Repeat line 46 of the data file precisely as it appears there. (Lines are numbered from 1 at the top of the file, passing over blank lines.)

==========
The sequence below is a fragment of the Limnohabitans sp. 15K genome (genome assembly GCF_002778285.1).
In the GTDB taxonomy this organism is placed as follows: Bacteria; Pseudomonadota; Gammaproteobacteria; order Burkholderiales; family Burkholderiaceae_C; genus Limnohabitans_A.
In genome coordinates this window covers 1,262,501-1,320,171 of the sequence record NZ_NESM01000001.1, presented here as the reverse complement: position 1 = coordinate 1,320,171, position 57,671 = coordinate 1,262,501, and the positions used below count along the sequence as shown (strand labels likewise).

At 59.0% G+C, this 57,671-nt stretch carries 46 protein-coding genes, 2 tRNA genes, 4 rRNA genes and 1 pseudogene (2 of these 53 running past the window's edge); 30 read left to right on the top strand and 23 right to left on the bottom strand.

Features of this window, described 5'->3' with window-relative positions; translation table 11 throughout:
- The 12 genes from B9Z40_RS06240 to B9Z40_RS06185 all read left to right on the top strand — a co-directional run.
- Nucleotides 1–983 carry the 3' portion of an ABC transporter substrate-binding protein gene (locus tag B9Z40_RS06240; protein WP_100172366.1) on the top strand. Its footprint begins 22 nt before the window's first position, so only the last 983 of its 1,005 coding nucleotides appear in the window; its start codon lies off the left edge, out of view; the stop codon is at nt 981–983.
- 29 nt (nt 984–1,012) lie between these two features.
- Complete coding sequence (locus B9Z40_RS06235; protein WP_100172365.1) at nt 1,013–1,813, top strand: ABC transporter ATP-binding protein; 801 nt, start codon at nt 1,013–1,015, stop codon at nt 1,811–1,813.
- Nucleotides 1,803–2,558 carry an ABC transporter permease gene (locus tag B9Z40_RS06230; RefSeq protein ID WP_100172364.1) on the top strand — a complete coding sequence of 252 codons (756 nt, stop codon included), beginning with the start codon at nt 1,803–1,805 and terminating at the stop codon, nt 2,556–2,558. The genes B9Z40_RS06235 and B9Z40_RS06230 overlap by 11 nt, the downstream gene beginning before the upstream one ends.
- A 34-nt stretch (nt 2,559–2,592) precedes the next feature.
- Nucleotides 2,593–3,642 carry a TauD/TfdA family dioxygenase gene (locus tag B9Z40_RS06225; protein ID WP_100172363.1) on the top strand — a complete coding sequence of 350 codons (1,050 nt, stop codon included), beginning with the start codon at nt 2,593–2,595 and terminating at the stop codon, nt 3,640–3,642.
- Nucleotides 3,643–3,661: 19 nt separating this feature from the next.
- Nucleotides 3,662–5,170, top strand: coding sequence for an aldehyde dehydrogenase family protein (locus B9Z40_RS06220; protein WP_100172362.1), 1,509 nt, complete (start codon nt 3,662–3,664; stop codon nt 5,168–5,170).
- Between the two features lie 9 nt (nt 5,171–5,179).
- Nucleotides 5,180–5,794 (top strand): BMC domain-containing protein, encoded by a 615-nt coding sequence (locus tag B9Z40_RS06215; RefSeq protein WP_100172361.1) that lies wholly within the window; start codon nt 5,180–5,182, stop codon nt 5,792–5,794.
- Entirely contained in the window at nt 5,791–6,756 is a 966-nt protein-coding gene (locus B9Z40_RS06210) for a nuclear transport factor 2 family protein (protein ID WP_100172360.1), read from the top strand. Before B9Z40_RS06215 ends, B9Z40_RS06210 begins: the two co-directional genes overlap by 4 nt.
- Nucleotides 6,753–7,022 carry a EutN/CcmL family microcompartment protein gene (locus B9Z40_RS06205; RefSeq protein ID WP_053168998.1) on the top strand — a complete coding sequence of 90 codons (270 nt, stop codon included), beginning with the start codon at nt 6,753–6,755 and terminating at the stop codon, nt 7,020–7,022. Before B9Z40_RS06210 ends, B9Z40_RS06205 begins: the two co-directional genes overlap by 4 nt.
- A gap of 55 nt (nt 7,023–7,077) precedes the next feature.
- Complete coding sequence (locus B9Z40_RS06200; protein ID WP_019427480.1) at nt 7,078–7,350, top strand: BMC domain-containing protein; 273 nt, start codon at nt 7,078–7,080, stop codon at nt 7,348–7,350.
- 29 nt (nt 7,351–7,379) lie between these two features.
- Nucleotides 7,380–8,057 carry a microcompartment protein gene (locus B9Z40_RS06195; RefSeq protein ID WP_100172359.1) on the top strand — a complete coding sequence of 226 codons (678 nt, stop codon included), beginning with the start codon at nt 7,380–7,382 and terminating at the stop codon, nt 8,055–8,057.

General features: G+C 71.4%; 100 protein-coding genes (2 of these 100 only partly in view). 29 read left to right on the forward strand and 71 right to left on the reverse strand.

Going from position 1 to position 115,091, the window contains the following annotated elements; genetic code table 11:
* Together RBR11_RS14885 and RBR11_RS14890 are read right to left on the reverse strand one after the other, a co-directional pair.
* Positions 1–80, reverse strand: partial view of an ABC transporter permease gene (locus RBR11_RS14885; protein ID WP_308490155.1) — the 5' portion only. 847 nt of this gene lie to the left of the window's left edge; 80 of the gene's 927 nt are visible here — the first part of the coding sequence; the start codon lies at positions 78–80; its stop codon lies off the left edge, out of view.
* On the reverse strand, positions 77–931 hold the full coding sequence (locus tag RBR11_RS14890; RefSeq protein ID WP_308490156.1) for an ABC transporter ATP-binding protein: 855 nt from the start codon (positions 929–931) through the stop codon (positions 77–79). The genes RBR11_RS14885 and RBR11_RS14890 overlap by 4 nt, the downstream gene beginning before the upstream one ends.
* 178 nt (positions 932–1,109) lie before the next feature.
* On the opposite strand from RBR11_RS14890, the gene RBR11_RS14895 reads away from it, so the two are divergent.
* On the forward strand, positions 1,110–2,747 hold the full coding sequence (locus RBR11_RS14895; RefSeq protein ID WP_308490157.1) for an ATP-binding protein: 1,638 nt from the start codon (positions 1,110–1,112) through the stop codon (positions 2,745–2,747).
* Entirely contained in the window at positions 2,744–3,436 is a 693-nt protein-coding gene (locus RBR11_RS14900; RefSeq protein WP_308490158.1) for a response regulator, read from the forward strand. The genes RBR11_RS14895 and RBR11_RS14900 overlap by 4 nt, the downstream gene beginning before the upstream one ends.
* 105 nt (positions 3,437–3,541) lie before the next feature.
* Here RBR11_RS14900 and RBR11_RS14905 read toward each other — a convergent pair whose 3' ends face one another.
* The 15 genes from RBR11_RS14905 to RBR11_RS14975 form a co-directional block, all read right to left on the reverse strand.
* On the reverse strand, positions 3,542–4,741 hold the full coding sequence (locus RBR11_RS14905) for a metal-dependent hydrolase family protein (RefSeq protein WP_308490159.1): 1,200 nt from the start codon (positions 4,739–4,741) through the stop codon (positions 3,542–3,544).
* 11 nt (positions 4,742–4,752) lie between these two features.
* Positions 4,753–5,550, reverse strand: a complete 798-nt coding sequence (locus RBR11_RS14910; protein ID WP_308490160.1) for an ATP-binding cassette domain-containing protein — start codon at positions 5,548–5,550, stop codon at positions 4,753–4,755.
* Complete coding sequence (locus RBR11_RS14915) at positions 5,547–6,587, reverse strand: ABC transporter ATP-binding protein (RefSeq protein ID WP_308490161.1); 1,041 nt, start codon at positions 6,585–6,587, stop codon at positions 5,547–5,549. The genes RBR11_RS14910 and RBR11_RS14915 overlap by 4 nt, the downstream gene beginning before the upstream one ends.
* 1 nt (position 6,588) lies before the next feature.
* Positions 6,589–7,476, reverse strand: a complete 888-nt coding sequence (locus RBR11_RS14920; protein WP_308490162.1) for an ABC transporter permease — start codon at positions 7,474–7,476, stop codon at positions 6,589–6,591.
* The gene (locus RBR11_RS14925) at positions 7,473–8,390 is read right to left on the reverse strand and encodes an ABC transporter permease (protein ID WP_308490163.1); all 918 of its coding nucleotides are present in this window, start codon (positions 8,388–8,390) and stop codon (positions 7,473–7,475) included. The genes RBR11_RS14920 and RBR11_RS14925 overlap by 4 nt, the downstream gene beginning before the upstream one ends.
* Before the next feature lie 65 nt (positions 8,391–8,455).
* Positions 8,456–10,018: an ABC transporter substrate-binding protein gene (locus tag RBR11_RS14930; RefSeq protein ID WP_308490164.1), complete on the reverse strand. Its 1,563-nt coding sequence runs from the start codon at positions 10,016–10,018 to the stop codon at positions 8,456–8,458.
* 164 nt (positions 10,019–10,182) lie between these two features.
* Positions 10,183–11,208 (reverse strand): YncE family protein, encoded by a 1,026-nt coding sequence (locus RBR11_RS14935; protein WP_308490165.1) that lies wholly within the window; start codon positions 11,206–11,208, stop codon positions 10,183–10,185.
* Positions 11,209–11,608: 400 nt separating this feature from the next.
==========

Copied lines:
* Positions 11,209–11,608: 400 nt separating this feature from the next.